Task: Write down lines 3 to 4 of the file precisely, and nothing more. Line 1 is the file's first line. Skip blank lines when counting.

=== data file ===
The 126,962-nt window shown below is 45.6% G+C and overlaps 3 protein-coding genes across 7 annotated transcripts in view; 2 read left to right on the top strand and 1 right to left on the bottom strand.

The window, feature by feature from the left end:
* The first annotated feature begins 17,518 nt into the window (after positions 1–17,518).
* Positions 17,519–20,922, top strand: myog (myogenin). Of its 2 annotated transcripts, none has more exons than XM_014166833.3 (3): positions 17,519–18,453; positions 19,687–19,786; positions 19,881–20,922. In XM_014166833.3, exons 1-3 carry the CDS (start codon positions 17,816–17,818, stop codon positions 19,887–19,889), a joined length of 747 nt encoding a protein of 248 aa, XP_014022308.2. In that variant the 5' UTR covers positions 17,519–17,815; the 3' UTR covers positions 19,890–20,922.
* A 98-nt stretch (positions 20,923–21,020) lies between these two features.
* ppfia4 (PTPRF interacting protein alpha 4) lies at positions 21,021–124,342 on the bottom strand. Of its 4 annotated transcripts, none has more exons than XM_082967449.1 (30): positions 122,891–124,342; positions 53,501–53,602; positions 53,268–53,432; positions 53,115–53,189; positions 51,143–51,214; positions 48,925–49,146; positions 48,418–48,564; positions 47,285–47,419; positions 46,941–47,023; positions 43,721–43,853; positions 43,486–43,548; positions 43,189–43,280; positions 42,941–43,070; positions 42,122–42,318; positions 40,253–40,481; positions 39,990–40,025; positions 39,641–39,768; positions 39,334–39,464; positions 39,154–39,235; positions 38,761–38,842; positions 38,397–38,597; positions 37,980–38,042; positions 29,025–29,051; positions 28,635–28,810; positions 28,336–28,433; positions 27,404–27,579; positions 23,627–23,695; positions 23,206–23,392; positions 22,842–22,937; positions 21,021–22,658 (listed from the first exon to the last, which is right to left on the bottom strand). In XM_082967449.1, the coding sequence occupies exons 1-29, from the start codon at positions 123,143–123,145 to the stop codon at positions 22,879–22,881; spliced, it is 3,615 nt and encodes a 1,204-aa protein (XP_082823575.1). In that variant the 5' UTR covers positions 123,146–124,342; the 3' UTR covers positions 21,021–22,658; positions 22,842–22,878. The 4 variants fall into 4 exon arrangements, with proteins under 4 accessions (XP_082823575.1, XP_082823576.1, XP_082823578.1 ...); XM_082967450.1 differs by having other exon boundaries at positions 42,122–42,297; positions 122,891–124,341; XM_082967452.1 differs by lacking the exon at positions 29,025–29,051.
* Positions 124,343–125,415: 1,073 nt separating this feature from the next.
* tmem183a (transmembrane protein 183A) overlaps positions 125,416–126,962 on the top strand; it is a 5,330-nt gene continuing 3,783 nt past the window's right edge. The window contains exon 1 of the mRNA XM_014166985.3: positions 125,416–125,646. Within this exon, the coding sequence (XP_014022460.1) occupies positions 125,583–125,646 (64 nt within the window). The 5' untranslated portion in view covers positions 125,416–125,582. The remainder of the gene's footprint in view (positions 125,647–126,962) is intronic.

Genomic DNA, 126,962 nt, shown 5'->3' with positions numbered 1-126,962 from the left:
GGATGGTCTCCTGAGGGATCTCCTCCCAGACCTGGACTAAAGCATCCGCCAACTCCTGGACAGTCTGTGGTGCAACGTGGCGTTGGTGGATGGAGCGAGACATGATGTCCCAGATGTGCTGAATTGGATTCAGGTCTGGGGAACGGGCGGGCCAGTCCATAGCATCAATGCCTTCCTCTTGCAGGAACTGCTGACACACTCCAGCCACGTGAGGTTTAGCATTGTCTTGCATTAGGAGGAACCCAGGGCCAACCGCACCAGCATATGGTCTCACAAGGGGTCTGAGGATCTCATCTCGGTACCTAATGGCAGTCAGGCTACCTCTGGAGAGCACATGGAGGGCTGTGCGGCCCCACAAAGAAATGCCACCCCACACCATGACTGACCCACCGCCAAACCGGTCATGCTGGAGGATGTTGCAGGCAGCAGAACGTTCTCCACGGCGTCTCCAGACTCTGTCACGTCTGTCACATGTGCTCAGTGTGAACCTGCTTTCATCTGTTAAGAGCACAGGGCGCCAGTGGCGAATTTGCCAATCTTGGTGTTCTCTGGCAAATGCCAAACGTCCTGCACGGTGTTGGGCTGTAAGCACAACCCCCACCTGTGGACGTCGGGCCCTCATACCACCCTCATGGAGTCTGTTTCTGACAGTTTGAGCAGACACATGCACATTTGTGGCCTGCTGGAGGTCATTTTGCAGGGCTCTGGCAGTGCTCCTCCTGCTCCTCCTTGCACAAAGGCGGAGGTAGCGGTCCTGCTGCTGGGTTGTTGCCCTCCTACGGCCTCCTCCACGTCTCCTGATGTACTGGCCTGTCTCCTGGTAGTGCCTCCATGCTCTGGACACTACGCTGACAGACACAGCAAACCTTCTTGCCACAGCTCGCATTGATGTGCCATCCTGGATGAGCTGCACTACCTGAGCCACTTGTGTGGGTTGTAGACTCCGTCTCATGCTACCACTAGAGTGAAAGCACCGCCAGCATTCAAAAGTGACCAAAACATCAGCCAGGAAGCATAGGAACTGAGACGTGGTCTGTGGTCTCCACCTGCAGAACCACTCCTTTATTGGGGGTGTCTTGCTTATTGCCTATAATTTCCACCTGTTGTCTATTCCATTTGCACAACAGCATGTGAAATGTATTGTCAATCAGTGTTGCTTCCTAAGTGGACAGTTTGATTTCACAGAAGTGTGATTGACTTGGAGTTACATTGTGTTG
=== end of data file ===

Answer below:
* The first annotated feature begins 17,518 nt into the window (after positions 1–17,518).
* Positions 17,519–20,922, top strand: myog (myogenin). Of its 2 annotated transcripts, none has more exons than XM_014166833.3 (3): positions 17,519–18,453; positions 19,687–19,786; positions 19,881–20,922. In XM_014166833.3, exons 1-3 carry the CDS (start codon positions 17,816–17,818, stop codon positions 19,887–19,889), a joined length of 747 nt encoding a protein of 248 aa, XP_014022308.2. In that variant the 5' UTR covers positions 17,519–17,815; the 3' UTR covers positions 19,890–20,922.